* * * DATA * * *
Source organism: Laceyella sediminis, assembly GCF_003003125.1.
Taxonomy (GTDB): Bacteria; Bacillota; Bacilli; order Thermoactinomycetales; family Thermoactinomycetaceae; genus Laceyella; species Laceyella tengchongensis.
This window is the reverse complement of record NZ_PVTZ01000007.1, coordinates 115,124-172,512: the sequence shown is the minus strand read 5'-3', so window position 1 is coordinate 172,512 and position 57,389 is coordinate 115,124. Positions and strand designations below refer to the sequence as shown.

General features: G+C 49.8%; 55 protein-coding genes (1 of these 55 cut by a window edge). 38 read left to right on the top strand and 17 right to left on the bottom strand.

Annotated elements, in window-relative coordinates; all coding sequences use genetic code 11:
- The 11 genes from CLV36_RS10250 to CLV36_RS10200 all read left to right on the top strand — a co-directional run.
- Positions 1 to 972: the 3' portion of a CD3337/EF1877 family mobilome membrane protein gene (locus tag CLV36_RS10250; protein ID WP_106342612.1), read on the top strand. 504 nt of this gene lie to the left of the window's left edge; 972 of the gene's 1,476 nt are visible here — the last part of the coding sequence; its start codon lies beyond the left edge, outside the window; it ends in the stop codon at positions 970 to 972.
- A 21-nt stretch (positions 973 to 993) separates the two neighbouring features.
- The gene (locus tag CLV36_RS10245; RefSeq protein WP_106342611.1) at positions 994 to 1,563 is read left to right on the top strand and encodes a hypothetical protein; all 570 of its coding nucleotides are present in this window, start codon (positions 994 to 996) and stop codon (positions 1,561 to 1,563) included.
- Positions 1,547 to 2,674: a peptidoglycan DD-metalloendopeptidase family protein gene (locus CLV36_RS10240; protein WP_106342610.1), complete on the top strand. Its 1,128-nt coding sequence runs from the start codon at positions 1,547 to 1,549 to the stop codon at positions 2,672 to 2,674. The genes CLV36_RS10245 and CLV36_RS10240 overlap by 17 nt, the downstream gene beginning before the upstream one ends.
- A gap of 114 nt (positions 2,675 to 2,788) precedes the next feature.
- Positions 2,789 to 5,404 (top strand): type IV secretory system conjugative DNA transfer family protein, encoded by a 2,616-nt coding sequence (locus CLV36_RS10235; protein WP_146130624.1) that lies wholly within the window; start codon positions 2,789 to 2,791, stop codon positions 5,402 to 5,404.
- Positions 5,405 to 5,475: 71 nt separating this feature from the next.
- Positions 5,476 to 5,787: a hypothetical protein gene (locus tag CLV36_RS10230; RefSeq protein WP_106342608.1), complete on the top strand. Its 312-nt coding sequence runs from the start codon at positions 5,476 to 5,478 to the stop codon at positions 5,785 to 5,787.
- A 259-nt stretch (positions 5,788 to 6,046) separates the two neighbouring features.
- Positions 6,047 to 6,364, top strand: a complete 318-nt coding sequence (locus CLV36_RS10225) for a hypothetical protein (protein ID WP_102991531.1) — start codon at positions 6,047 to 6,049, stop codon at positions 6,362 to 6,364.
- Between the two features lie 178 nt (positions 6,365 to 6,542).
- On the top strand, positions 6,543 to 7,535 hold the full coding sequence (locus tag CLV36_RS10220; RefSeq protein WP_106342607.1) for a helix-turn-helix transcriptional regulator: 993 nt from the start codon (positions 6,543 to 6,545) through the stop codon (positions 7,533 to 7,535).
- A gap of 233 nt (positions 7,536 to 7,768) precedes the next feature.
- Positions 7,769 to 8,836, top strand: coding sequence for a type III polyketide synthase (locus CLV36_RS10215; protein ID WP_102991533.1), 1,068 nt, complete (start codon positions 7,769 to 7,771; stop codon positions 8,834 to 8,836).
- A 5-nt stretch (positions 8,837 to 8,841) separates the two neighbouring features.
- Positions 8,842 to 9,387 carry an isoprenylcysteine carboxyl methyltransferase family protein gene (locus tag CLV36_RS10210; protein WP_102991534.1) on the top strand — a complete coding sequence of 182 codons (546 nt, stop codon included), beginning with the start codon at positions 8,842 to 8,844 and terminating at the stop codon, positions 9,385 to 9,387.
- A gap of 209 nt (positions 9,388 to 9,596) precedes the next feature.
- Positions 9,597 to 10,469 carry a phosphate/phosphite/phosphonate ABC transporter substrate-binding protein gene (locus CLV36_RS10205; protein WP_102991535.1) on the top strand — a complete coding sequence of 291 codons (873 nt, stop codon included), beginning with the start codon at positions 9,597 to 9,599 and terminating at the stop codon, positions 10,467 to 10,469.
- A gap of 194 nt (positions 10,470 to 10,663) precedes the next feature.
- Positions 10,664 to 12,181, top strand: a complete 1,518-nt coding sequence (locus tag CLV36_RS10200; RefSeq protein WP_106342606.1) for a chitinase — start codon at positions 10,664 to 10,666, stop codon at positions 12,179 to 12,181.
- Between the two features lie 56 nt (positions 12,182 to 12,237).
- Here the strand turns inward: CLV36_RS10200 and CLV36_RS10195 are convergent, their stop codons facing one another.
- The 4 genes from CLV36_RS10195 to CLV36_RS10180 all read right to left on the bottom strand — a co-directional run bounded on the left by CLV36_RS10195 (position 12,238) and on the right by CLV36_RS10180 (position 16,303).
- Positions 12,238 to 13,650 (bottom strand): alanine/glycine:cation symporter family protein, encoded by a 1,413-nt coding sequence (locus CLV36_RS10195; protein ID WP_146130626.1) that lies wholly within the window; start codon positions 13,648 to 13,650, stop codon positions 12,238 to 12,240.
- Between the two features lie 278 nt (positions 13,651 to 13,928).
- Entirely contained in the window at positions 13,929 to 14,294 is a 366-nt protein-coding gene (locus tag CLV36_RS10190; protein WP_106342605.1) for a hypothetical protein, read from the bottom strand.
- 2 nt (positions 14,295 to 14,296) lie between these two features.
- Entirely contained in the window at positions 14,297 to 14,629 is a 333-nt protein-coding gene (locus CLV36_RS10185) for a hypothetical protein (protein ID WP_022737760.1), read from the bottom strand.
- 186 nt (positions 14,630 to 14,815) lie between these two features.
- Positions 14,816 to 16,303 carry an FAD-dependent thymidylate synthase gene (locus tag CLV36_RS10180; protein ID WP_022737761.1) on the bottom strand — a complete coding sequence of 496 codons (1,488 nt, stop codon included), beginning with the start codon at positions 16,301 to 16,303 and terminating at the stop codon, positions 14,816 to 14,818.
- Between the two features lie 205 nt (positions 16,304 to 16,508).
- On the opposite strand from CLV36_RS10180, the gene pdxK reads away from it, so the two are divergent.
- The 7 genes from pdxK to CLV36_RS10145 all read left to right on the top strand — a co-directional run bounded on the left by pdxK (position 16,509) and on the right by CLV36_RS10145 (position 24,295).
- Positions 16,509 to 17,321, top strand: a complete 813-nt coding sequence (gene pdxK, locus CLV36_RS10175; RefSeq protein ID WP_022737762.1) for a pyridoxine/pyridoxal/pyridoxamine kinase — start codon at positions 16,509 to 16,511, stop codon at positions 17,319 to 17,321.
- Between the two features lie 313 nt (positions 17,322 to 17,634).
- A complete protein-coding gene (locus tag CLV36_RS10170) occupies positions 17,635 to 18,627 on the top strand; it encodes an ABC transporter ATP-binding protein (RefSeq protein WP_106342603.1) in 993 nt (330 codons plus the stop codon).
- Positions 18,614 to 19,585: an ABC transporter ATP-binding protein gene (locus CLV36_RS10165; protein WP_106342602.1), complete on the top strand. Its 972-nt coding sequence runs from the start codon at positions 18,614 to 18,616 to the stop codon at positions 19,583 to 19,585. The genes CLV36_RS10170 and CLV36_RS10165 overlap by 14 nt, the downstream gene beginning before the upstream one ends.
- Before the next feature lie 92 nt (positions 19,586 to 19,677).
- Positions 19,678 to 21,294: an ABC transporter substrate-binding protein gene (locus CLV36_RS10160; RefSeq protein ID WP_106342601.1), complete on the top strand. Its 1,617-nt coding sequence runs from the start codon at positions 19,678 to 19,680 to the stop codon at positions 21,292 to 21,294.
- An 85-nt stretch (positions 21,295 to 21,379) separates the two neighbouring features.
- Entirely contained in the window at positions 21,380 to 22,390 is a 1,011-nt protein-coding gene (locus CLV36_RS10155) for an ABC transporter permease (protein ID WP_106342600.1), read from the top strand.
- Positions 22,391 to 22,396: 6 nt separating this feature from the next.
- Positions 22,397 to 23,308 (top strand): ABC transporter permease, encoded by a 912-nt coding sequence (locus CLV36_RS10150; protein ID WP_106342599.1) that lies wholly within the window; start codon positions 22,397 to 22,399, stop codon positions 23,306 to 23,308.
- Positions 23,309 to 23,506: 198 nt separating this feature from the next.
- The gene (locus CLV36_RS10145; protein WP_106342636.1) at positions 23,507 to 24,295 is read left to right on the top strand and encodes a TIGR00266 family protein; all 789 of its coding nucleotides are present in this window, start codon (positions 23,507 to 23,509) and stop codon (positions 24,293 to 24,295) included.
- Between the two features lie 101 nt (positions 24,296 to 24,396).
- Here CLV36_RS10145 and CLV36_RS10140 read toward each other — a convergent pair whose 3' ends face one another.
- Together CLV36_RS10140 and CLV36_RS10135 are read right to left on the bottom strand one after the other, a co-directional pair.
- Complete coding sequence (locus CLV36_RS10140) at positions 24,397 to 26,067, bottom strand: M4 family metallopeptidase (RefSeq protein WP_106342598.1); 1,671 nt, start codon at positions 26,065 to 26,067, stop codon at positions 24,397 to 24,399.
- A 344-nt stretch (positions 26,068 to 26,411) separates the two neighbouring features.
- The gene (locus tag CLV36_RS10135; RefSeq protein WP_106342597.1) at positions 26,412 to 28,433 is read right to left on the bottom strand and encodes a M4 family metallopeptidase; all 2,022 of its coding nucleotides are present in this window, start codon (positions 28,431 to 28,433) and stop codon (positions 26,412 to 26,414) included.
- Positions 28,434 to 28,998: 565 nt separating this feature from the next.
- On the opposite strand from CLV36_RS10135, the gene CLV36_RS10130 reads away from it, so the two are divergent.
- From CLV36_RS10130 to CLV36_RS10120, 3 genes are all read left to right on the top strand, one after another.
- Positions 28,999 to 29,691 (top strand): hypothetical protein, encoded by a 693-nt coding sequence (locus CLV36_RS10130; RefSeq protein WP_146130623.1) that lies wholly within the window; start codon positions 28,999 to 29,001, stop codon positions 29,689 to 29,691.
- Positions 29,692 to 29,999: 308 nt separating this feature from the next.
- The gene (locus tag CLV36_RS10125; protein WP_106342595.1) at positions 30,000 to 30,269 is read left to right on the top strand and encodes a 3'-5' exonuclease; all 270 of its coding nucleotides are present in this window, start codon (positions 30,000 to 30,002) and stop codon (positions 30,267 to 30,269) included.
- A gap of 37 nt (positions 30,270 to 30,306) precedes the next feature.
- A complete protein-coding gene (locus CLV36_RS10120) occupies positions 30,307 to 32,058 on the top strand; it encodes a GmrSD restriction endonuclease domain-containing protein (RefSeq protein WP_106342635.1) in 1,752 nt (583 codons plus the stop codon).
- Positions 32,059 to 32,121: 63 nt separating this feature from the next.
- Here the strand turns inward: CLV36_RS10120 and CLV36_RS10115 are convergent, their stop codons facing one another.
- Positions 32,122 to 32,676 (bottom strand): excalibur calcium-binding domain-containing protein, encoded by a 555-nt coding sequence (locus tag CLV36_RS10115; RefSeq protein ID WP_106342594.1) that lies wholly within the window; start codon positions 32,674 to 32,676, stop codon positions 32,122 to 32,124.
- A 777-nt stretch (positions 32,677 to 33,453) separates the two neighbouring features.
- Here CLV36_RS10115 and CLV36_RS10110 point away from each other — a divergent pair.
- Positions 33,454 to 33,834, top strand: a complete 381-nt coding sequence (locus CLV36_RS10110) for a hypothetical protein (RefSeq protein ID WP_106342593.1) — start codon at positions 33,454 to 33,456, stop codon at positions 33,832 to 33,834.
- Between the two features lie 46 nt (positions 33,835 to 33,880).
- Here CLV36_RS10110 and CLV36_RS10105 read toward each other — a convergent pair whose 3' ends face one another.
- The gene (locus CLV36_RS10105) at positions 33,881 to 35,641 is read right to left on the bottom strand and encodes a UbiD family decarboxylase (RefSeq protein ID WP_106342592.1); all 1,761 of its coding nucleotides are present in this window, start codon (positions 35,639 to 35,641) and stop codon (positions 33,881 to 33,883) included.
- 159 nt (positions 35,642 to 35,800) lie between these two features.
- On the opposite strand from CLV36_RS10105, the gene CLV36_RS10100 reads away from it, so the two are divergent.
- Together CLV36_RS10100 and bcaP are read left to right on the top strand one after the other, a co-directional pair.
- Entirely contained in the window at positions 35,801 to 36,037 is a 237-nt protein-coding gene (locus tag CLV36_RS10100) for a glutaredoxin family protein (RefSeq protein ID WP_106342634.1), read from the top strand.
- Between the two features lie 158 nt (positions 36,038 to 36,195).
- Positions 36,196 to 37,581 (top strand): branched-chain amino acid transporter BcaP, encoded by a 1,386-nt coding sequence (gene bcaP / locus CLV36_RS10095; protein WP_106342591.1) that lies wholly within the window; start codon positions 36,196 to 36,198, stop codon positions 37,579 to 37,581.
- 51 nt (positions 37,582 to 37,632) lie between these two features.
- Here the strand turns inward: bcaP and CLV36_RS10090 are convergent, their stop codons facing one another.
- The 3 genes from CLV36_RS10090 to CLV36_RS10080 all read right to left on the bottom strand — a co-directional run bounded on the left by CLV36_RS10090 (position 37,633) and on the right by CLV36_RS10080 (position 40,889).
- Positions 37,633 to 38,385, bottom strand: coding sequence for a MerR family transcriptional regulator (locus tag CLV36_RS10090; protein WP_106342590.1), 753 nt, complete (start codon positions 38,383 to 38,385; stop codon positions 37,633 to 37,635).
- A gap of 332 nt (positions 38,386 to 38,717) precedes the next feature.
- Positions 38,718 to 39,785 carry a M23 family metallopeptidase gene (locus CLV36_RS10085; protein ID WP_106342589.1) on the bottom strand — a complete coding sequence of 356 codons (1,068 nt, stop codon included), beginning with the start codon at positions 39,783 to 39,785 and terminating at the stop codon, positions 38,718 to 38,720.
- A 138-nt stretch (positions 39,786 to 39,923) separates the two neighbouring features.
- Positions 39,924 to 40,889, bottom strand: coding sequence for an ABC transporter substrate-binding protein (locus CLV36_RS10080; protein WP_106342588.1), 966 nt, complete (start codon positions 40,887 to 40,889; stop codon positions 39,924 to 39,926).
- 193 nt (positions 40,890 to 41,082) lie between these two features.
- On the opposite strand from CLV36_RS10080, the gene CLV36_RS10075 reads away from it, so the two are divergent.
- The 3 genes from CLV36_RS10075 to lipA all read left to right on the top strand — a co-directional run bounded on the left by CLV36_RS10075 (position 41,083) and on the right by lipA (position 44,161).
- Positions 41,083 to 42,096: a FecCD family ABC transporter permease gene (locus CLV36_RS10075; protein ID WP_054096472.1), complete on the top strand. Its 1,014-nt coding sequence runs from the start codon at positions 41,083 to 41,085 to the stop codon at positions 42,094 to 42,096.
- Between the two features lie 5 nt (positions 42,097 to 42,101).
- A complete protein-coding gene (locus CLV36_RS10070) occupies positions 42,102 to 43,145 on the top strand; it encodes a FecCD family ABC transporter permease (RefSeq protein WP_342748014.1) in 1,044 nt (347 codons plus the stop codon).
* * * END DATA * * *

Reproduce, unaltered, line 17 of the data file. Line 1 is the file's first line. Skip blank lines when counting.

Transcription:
- Between the two features lie 178 nt (positions 6,365 to 6,542).